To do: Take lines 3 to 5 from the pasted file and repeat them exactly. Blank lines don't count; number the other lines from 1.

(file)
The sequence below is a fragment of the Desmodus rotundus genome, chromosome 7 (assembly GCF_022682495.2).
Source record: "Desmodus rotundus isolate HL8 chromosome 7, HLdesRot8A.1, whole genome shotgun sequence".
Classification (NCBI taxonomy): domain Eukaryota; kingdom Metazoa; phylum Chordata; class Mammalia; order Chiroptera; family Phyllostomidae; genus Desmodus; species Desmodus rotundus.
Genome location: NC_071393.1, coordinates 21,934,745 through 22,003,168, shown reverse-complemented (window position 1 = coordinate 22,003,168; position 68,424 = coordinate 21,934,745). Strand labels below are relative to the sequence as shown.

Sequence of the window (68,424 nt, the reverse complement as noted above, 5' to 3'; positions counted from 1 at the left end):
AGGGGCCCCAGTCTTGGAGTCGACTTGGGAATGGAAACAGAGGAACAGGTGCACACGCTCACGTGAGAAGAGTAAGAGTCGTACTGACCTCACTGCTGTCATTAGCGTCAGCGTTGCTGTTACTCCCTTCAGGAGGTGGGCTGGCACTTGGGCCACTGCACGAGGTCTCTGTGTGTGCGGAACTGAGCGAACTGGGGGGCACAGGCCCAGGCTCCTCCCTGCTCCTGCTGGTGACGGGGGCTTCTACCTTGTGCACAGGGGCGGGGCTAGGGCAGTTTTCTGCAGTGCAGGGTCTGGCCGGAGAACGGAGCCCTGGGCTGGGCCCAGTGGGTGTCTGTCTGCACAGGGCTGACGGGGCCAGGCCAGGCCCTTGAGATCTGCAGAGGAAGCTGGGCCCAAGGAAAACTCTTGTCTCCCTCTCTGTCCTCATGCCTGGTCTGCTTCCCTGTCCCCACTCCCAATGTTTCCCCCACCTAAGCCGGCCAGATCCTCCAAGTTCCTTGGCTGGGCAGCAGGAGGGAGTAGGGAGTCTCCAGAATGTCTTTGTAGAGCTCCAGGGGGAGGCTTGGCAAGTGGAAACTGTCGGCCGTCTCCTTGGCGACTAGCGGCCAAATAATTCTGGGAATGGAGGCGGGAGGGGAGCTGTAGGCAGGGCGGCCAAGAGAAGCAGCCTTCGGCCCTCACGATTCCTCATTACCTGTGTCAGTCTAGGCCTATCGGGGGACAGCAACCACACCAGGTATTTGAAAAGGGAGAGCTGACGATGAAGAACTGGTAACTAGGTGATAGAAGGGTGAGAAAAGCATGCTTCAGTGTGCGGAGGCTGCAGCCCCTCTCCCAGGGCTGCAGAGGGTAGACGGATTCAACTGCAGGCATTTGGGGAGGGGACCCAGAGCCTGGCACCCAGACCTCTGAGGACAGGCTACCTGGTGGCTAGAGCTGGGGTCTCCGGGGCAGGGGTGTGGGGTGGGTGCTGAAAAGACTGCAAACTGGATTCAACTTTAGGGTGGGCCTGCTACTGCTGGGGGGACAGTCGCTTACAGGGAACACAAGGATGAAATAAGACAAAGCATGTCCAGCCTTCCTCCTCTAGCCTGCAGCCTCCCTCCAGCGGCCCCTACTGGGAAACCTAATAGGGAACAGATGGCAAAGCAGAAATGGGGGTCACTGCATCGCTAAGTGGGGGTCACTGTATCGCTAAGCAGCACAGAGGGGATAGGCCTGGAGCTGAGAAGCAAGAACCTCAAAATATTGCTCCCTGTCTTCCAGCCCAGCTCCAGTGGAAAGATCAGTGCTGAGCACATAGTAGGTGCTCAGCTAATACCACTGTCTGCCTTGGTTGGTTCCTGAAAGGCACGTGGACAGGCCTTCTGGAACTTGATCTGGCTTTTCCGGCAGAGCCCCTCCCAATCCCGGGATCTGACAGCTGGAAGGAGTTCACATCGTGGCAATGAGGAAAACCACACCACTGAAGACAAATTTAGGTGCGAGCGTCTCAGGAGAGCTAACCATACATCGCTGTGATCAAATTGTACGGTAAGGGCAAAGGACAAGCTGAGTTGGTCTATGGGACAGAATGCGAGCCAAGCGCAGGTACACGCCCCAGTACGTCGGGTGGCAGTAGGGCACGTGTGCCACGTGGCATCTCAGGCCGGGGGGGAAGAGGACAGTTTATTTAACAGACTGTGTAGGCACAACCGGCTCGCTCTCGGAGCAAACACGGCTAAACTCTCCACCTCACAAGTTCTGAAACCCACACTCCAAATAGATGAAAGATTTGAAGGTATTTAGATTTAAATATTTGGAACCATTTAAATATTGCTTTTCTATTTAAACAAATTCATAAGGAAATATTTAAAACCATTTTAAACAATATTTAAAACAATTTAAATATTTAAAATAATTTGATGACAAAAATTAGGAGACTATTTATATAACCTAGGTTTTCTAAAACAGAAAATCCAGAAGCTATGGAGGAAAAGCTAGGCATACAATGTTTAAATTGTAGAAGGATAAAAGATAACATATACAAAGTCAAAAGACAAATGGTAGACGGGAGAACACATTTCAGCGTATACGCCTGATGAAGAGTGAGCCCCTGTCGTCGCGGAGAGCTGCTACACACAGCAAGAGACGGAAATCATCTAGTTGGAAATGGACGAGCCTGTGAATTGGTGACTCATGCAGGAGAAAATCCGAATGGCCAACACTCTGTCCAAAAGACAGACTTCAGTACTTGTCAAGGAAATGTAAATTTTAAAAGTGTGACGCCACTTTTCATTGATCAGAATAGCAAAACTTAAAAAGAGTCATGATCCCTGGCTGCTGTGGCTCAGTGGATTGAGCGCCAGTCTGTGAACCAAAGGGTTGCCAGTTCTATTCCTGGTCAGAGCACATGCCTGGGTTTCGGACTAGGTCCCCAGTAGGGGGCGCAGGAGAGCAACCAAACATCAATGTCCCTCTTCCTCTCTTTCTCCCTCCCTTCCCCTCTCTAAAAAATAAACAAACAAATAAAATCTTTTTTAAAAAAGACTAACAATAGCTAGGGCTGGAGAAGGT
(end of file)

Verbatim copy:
Classification (NCBI taxonomy): domain Eukaryota; kingdom Metazoa; phylum Chordata; class Mammalia; order Chiroptera; family Phyllostomidae; genus Desmodus; species Desmodus rotundus.
Genome location: NC_071393.1, coordinates 21,934,745 through 22,003,168, shown reverse-complemented (window position 1 = coordinate 22,003,168; position 68,424 = coordinate 21,934,745). Strand labels below are relative to the sequence as shown.

Sequence of the window (68,424 nt, the reverse complement as noted above, 5' to 3'; positions counted from 1 at the left end):